While everyone was busy knocking off their sound, studios weren’t calling up the band to score their respective films. Their pre-existing music was licensed all the time, but they weren’t offered the chance to compose original scores. “We met all these studio people at Paramount and Warner Brothers,” Hrasky says. “They all knew about it, and they all loved the score [of Friday Night Lights]. I still think there was just this weird thing where they didn’t understand what to do with a band. Like, ‘How do we work with that?’” To this day, the band has done original work for only four films: two for director Peter Berg (Friday Night Lights and Lone Survivor) and two for David Gordon Green (Prince Avalanche and Manglehorn).
Yet their enduring influence went beyond the silver screen. According to a number of filmmakers and composers Texas Monthly interviewed, ever since Friday Night Lights’s release, Explosions’ music is disproportionately used in temp tracks—the music that directors use to cut their film before they have original cues. And hit TV series still consciously borrow their sound today. “There’s elements of the Riverdale score that are direct elements of Explosions in the Sky,” says Blake Neely, a Paris, Texas, native and the award-winning composer of the CW hit show. “And that was an intentional choice of mine, not to copy them, but to use that influence.”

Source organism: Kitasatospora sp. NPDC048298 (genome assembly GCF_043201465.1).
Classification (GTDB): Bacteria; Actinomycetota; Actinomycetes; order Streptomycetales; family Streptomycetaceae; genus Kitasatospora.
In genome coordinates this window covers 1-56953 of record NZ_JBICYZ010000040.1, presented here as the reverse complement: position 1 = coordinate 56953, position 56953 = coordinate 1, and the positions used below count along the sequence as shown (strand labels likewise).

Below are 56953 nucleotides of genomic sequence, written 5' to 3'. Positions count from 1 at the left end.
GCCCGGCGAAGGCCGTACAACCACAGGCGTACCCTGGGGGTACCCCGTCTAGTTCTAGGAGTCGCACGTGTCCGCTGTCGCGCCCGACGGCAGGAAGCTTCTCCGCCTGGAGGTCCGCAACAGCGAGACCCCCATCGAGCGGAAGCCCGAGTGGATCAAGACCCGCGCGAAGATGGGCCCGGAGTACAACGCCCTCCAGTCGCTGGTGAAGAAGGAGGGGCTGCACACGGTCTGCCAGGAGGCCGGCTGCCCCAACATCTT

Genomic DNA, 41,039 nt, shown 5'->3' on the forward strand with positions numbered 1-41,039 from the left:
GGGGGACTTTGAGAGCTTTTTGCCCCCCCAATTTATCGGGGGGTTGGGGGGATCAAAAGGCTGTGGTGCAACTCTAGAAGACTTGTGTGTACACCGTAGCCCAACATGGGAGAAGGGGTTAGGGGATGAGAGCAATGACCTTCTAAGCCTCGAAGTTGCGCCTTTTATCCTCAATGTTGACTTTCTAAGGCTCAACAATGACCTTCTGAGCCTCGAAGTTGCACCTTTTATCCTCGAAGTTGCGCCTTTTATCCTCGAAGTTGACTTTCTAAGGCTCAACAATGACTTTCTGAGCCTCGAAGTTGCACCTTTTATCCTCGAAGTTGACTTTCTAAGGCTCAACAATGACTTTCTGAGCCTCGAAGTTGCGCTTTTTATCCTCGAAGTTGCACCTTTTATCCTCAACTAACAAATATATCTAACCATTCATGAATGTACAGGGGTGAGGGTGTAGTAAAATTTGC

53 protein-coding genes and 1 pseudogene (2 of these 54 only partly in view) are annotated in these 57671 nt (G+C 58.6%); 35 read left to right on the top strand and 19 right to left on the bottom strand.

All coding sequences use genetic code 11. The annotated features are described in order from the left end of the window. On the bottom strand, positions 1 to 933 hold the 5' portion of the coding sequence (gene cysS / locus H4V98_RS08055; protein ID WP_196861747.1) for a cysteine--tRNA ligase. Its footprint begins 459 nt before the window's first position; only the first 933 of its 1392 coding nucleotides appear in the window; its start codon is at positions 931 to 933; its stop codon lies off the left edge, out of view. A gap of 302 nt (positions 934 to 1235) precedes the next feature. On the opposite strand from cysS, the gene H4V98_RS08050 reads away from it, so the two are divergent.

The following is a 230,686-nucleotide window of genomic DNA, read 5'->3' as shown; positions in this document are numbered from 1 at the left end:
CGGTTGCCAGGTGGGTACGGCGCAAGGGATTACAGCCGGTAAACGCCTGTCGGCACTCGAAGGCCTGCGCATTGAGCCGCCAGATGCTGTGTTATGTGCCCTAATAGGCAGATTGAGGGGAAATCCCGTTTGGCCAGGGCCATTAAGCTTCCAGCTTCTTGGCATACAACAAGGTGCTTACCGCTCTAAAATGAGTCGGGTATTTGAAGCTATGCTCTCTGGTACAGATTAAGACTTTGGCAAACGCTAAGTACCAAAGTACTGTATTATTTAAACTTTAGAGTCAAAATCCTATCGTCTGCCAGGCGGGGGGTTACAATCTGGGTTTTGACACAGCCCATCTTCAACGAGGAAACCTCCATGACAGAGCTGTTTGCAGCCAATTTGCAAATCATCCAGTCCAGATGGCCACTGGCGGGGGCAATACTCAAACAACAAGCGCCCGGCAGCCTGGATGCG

A score’s primary function is to evoke a mood. The music isn’t meant to be at the forefront, but it puts everything surrounding it into sharper focus. “The main thing that a score has to do is hide behind the scene and the dialogue and not bring attention to itself, but subtly manipulate their emotions,” says Neely. Explosions helped define the sound of television and film in the 2000s and much of the 2010s with their simple approach, he adds. With just three guitars and a drum kit, they provide more emotional punch than entire orchestras. “If Explosions in the Sky were mixologists,” says Neely, “they’d make the best drink you ever had with two ingredients. You’d be like, ‘How did you do that?’”